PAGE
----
Minnesota Medical Marijuana Law Will Cloud Employer Drug-Free Workplace Efforts

On May 29, 2014, Minnesota Governor Mark Dayton signed into law legislation making Minnesota the 23rd jurisdiction to adopt a law authorizing the use of medical marijuana.1 The new Minnesota medical marijuana law (MML) promises to cloud and add complexity to administration of Minnesota employers' drug-free workplace programs and compliance with and rights under the Minnesota Drug and Alcohol Testing in the Workplace Act (DATWA).2

Does a Minnesota employer have to accommodate an employee with a verified marijuana positive test result because that employee consumed marijuana in accordance with the MML? The MML's terms suggest that the answer may be "yes," at least in some circumstances. While the supreme courts in four states and one federal appeals court have answered "no" to that question, those states' medical marijuana laws do not include employee protections like those provided in the MML.

No Federal Law Protection

Marijuana is designated a Schedule I (illegal) controlled substance under the federal Controlled Substance Act (CSA).3 Many years ago, the U.S. Supreme Court settled any doubt about whether individuals could lawfully grow or use marijuana for medicinal purposes despite that designation, ruling that Congress has the authority to make such uses unlawful and that the states cannot legalize what Congress had made unlawful.4 Given marijuana's illegal status at the federal level, employers have no duty to accommodate its use under the Americans with Disabilities Act.5 Additionally, the U.S. Department of Transportation and other federally mandated drug-free workplace programs have steadfastly rejected medicinal marijuana use as a basis to report a positive marijuana test result as excused or "negative" on a federally mandated test.6 Thus, there is no general protection under federal law for marijuana consumption. The MML is thus directly contrary to the federal CSA, which defines and criminalizes marijuana as including "all parts of the plant Cannabis . . . resin extracted from any part of such plant and every compound, manufacture, salt, derivative, mixture, or preparation of such plant, its seeds or resin."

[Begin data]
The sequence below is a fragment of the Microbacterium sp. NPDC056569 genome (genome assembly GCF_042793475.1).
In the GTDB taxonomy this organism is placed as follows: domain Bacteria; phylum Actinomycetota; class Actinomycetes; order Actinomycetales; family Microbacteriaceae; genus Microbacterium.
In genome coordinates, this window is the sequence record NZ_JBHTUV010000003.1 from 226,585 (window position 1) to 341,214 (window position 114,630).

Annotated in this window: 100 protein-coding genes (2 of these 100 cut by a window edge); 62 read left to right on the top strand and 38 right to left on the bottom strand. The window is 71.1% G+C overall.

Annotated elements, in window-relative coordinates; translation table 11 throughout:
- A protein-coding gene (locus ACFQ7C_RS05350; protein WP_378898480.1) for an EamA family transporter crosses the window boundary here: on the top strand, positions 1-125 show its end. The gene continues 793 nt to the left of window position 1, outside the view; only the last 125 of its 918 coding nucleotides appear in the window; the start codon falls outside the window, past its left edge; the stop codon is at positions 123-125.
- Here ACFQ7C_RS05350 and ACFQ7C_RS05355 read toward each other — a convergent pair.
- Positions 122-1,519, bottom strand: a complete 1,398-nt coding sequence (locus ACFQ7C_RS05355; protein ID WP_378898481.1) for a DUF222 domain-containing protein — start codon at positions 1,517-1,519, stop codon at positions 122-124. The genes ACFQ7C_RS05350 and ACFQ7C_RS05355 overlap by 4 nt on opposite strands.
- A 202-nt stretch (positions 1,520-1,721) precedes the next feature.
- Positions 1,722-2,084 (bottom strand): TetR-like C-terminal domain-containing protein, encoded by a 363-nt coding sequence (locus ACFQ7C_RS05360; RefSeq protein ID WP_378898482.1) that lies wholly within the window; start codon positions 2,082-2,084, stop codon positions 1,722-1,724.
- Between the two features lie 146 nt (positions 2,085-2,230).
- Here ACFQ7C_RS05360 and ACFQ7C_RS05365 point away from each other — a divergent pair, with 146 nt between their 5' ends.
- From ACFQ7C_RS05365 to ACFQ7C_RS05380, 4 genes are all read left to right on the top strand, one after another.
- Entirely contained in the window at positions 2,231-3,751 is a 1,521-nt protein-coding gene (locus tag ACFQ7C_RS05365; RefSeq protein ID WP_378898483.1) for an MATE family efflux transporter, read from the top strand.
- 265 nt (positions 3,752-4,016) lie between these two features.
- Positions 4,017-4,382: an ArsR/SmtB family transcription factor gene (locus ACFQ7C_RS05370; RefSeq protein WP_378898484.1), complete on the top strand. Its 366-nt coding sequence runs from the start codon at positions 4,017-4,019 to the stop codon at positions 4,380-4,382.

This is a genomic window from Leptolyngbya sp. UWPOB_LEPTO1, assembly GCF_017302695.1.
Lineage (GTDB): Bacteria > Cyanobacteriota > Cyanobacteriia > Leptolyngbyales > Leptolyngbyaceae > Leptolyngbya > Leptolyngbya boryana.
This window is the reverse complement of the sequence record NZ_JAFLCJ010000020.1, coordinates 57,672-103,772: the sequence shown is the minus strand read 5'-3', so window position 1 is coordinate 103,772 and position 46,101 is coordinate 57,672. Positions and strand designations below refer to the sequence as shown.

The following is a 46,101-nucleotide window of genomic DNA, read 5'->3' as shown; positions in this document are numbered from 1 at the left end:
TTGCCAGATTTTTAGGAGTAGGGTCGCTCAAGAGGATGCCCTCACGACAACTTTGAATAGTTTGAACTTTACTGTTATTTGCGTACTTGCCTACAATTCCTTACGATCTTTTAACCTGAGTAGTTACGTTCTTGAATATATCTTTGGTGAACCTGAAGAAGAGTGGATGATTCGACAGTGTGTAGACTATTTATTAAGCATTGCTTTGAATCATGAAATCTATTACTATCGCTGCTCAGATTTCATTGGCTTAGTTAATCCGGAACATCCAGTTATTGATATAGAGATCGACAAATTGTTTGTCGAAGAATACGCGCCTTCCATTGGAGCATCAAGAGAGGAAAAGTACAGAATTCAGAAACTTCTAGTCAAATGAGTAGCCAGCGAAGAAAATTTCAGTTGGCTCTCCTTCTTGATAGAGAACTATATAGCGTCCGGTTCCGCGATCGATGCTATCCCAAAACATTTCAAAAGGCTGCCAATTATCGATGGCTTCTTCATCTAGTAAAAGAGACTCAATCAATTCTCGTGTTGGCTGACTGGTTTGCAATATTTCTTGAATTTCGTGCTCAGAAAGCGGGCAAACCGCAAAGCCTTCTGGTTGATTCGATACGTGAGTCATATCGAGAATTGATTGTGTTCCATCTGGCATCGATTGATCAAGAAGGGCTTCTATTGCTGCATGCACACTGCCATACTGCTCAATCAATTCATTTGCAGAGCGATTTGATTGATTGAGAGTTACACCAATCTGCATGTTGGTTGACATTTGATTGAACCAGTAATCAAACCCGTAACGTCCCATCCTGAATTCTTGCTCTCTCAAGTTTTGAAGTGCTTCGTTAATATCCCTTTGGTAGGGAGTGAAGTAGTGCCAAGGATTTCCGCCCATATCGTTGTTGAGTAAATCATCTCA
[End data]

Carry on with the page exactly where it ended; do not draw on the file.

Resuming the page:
Historically, Minnesota has Authorized Employment Action on the Basis of a Verified Positive Marijuana Test Result

Minnesota law presently permits employers to take adverse employment action on the basis of a verified positive marijuana test result, provided the employer is in compliance with the detailed requirements of the DATWA. Significantly, however, DATWA defines "drug" as "a controlled substance as defined in" the Minnesota Controlled Substances Act (MN-CSA).7 MN-CSA, like the federal CSA, designates marijuana ("all parts of the plant . . . Cannabis"8) as a controlled substance, the unlawful use of which is a crime under state law.9 The MML now amends the MN-CSA to decriminalize certain use of "medical cannabis" ("any species of the genus cannabis plant"), notwithstanding that the MN-CSA continues to criminalize other marijuana use.

General MML Provisions

The MML generally provides state criminal and civil protections to patients who enroll in a state registry program who may use or possess marijuana, and registered caregivers who possess marijuana.10 Registry participation requires certification by a health care practitioner11 that a patient has been...

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